A disgusting travesty on the Mall

Who, we have to wonder, was the idiot who approved use of the Mall in Washington for a three-and-a-half hour commercial for the National Football League?

If some bureaucrat in the National Park Service allowed this travesty, then fire his or her butt before they do any more damage.

Or if Interior Secretary Gail Norton authorized this shameless commercialization of federal land, then ship her back to Colorado because she obviously suffers from too many Rocky Mountain highs.

Since when does the NFL deserve this special treatment? Professional football is a business, driven by greedy owners who control teams of overpaid, muscle-bound clowns who most likely would be flipping burgers, gang-banging or selling real estate if the sport did not pay them millions to bash their brains into mush.

The NFL contributed a measly $10 million towards staging the three days of events that led up to Thursday night’s kickoff of the new football season but what it paid did not begin to cover the cost of staging or security from 1,000 police officers from 35 local, state and federal agencies.

Police began closing streets around Washington early Thursday and many businesses and offices sent their employees home early so they could avoid the choked traffic on the few streets that remained open.

Tourists trying to visit attractions along the Mall found themselves shuttled out of the area so the area could be sealed “for security purposes.”

And for what? An opening display of bad punk music from a Maryland band named, inaccurately, Good Charlotte, followed by Pepsi commercials on the giant TV screens scattered around the Mall (the NFL collected huge fees from sponsors but none of that money went to help pay back the government for its taxpayer-funded costs). Huge commerical banners also littered the Mall. Normally, the Park Service prohibits commercial marketing on the Mall, but those rules were ignored for the NFL.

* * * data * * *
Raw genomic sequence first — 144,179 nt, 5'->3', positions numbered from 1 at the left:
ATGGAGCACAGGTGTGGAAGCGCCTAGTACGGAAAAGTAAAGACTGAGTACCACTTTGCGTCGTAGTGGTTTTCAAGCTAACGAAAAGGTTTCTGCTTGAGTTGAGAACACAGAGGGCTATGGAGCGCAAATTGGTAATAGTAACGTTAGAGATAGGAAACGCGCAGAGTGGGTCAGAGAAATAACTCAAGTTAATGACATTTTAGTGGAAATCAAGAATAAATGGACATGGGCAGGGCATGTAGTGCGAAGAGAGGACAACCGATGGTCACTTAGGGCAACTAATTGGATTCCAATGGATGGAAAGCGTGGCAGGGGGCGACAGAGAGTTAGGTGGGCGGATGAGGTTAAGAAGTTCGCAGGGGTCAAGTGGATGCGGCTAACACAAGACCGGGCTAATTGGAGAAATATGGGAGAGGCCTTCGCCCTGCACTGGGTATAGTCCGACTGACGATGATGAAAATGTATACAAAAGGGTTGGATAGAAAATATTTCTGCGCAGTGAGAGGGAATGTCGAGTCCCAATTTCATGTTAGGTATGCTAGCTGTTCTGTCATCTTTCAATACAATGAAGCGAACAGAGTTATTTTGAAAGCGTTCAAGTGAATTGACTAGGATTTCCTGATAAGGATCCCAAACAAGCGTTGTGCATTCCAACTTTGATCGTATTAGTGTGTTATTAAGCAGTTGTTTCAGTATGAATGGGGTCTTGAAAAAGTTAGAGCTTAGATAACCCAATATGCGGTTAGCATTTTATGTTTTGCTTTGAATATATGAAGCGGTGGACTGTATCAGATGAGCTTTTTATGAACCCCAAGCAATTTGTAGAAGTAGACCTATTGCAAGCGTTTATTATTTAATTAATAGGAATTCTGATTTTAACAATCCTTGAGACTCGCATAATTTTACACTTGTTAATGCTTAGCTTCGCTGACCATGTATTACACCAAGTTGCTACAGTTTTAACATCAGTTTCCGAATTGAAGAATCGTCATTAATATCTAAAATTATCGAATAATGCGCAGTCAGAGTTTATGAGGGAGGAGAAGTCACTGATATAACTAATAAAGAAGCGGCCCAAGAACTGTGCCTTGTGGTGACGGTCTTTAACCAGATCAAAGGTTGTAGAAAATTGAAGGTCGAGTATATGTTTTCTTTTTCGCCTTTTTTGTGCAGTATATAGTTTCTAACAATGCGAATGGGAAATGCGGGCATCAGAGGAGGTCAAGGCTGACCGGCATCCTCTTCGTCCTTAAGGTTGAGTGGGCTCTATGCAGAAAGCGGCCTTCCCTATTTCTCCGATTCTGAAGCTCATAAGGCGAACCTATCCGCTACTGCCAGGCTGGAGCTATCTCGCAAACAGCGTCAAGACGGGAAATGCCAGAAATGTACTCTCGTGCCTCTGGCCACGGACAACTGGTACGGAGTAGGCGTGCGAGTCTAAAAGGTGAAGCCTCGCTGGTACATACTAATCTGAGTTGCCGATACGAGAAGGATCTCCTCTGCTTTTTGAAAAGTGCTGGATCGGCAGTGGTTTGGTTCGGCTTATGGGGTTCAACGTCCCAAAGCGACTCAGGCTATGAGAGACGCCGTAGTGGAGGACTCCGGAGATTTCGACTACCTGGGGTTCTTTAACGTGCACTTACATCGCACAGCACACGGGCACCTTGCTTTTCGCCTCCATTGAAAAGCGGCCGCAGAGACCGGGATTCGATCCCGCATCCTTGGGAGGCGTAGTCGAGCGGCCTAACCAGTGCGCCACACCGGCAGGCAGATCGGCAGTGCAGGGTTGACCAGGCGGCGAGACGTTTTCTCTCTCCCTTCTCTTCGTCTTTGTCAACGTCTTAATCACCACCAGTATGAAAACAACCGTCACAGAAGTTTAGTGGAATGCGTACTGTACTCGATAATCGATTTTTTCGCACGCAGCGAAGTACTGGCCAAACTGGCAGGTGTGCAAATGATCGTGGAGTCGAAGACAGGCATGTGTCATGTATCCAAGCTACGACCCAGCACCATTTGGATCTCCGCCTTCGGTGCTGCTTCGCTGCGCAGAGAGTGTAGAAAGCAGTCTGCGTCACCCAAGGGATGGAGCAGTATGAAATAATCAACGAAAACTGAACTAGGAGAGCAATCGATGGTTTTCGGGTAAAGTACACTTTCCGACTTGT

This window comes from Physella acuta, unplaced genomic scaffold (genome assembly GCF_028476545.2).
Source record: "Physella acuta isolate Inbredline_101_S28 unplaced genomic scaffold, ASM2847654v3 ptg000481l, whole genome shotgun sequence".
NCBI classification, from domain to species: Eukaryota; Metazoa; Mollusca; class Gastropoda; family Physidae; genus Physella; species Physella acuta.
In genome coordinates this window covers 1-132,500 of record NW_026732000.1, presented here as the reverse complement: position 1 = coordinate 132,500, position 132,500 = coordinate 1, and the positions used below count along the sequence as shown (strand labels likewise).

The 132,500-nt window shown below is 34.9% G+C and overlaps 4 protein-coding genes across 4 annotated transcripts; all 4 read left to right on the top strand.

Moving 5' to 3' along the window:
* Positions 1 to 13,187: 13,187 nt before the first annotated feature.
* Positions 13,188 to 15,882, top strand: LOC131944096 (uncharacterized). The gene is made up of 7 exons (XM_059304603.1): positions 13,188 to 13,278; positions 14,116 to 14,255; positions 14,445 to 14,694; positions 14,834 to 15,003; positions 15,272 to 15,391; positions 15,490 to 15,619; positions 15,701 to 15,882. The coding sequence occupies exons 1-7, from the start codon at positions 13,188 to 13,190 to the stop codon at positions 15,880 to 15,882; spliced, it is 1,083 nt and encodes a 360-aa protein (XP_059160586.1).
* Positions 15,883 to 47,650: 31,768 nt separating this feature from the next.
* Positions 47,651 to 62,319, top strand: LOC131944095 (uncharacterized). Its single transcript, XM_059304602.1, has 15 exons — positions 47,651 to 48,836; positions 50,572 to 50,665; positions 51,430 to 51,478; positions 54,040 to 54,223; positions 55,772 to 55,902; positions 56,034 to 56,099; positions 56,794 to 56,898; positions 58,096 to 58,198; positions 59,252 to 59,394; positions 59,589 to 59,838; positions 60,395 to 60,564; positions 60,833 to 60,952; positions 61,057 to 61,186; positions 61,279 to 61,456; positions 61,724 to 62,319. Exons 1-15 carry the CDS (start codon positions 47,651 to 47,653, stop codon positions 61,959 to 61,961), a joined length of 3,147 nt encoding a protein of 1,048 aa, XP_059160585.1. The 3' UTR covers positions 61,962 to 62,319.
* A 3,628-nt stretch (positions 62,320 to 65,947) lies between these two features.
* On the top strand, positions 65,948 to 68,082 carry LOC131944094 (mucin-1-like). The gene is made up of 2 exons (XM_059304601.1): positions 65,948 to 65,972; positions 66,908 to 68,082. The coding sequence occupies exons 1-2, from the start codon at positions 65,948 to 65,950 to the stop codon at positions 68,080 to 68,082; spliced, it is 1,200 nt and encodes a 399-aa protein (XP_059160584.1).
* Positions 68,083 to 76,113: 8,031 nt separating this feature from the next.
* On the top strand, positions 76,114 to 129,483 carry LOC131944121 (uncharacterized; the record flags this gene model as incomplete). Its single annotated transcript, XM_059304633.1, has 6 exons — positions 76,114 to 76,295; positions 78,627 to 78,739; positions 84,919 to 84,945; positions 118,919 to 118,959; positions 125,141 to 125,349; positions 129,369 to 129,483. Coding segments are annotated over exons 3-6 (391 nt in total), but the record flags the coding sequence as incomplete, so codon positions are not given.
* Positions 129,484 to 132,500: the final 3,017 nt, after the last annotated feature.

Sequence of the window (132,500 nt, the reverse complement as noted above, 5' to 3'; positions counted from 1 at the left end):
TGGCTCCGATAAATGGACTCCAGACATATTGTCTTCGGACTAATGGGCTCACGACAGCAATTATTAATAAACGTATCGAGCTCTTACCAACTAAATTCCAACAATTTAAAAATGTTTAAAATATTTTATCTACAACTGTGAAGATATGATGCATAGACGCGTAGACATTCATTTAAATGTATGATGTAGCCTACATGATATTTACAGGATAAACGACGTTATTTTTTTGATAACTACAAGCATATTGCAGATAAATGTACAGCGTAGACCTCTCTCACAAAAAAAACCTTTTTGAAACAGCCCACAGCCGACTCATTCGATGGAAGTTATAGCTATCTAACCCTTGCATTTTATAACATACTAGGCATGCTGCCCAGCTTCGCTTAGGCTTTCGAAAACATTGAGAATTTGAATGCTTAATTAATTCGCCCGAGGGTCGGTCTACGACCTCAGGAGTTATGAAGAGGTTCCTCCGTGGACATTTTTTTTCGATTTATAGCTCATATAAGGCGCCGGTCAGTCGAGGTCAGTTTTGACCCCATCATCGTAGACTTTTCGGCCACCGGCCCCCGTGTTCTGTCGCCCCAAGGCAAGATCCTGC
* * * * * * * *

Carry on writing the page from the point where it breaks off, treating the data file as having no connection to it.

Britney Spears appeared and the crowd, such as it was, cheered when she stripped down to a band-aid sized pair of shorts and a halter-top and strutted around the stage in what, we suppose, was supposed to be something that someone actually attempted to choreograph.

Stephen Tyler and Aerosmith proved that aging rockers don’t go away, they just get more shriveled and shrill. Tyler may have had a voice once but who can tell now. He just shouts.

Park police set aside a large area close to the stage for military men and women and their families but the turnout was far less than expected and a large gap existed between the VIPs and the regular folk until somebody in charge finally figured out that it might avoid a riot (and look better on TV) if they let the peons come into the empty space and fill the gap.

Still, the crowd did not fill the Mall as organizers had hoped.

“No one seems to be overcrowded, let me put it that way,” said Capitol Police Chief Terrance Gainer.

ABC pared the three-and-a-hours down to an hour-long special to precede the season opening game between the Washington Redskins and New York Jets.

The Redskins won the game but they, and the greedmongers of the NFL, were the only winners on an evening dominated by the gods of commercialism.

The taxpayers certainly lost, as did the people who slogged through the mud in the Mall to sit through over amplified music and endless commercial messages on the TV screens.

And those who ventured to Landover to catch the game didn’t feel much like winners either. When they arrived, they found new security measures forced many to walk two miles out of their way just to catch a shuttle bus to the stadium.

“I think this is pretty bad,” Anthony Washington, 30, of Forestville, told The Washington Post. You pay $80 for a ticket and you can’t walk into the stadium.”

But don’t expect any help from Daniel Snyder, the egomaniacal owner of the Washington Redskins. He already charges the highest ticket prices in the league and then adds $25 for parking at a stadium where sponsor FedEx pays the bills anyway.

Why should Snyder or any team owner concern themselves with ordinary fans when even the federal government is willing to turn over a national landmark for their commercial use?

Just another case of your tax dollars at work.